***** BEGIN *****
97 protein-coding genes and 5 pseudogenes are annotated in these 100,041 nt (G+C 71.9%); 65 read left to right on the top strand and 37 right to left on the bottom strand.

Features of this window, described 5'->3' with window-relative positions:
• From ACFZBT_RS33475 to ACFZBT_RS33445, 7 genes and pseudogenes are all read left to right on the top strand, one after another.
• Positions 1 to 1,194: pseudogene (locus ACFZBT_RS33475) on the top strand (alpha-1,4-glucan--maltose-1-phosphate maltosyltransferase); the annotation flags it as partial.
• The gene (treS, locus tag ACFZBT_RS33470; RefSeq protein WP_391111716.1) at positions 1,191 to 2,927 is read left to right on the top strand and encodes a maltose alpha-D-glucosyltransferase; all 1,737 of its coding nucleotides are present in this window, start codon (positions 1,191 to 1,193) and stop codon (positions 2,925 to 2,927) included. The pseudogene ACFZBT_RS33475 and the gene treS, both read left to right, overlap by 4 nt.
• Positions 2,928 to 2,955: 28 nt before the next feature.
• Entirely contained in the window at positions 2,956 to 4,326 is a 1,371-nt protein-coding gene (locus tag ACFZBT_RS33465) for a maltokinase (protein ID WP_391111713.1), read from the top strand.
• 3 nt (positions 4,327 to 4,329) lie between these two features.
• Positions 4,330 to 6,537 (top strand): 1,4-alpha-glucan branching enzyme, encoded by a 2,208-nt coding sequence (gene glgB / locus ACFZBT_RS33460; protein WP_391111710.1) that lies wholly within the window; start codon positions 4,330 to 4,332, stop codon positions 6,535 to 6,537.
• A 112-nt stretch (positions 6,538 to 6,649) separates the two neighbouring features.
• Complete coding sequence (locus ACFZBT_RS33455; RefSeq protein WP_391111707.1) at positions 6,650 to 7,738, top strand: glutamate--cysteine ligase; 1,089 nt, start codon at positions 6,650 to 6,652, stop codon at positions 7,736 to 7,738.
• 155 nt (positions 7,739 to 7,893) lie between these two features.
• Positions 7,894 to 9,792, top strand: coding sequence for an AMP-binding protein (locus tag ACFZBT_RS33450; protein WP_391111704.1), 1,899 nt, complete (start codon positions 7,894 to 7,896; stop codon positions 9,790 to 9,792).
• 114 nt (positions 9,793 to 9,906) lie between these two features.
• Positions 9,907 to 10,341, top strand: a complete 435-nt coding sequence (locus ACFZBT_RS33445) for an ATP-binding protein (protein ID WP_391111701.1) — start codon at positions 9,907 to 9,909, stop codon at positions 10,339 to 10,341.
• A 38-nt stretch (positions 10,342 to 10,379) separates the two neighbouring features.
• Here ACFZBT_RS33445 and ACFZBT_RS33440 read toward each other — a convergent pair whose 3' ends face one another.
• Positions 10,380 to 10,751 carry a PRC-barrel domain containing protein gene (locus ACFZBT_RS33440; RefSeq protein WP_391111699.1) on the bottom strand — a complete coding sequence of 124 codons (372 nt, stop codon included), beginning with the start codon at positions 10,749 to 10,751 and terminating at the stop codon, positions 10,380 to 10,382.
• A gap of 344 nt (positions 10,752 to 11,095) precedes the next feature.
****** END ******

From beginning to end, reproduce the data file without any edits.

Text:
97 protein-coding genes and 5 pseudogenes are annotated in these 100,041 nt (G+C 71.9%); 65 read left to right on the top strand and 37 right to left on the bottom strand.

Features of this window, described 5'->3' with window-relative positions:
• From ACFZBT_RS33475 to ACFZBT_RS33445, 7 genes and pseudogenes are all read left to right on the top strand, one after another.
• Positions 1 to 1,194: pseudogene (locus ACFZBT_RS33475) on the top strand (alpha-1,4-glucan--maltose-1-phosphate maltosyltransferase); the annotation flags it as partial.
• The gene (treS, locus tag ACFZBT_RS33470; RefSeq protein WP_391111716.1) at positions 1,191 to 2,927 is read left to right on the top strand and encodes a maltose alpha-D-glucosyltransferase; all 1,737 of its coding nucleotides are present in this window, start codon (positions 1,191 to 1,193) and stop codon (positions 2,925 to 2,927) included. The pseudogene ACFZBT_RS33475 and the gene treS, both read left to right, overlap by 4 nt.
• Positions 2,928 to 2,955: 28 nt before the next feature.
• Entirely contained in the window at positions 2,956 to 4,326 is a 1,371-nt protein-coding gene (locus tag ACFZBT_RS33465) for a maltokinase (protein ID WP_391111713.1), read from the top strand.
• 3 nt (positions 4,327 to 4,329) lie between these two features.
• Positions 4,330 to 6,537 (top strand): 1,4-alpha-glucan branching enzyme, encoded by a 2,208-nt coding sequence (gene glgB / locus ACFZBT_RS33460; protein WP_391111710.1) that lies wholly within the window; start codon positions 4,330 to 4,332, stop codon positions 6,535 to 6,537.
• A 112-nt stretch (positions 6,538 to 6,649) separates the two neighbouring features.
• Complete coding sequence (locus ACFZBT_RS33455; RefSeq protein WP_391111707.1) at positions 6,650 to 7,738, top strand: glutamate--cysteine ligase; 1,089 nt, start codon at positions 6,650 to 6,652, stop codon at positions 7,736 to 7,738.
• 155 nt (positions 7,739 to 7,893) lie between these two features.
• Positions 7,894 to 9,792, top strand: coding sequence for an AMP-binding protein (locus tag ACFZBT_RS33450; protein WP_391111704.1), 1,899 nt, complete (start codon positions 7,894 to 7,896; stop codon positions 9,790 to 9,792).
• 114 nt (positions 9,793 to 9,906) lie between these two features.
• Positions 9,907 to 10,341, top strand: a complete 435-nt coding sequence (locus ACFZBT_RS33445) for an ATP-binding protein (protein ID WP_391111701.1) — start codon at positions 9,907 to 9,909, stop codon at positions 10,339 to 10,341.
• A 38-nt stretch (positions 10,342 to 10,379) separates the two neighbouring features.
• Here ACFZBT_RS33445 and ACFZBT_RS33440 read toward each other — a convergent pair whose 3' ends face one another.
• Positions 10,380 to 10,751 carry a PRC-barrel domain containing protein gene (locus ACFZBT_RS33440; RefSeq protein WP_391111699.1) on the bottom strand — a complete coding sequence of 124 codons (372 nt, stop codon included), beginning with the start codon at positions 10,749 to 10,751 and terminating at the stop codon, positions 10,380 to 10,382.
• A gap of 344 nt (positions 10,752 to 11,095) precedes the next feature.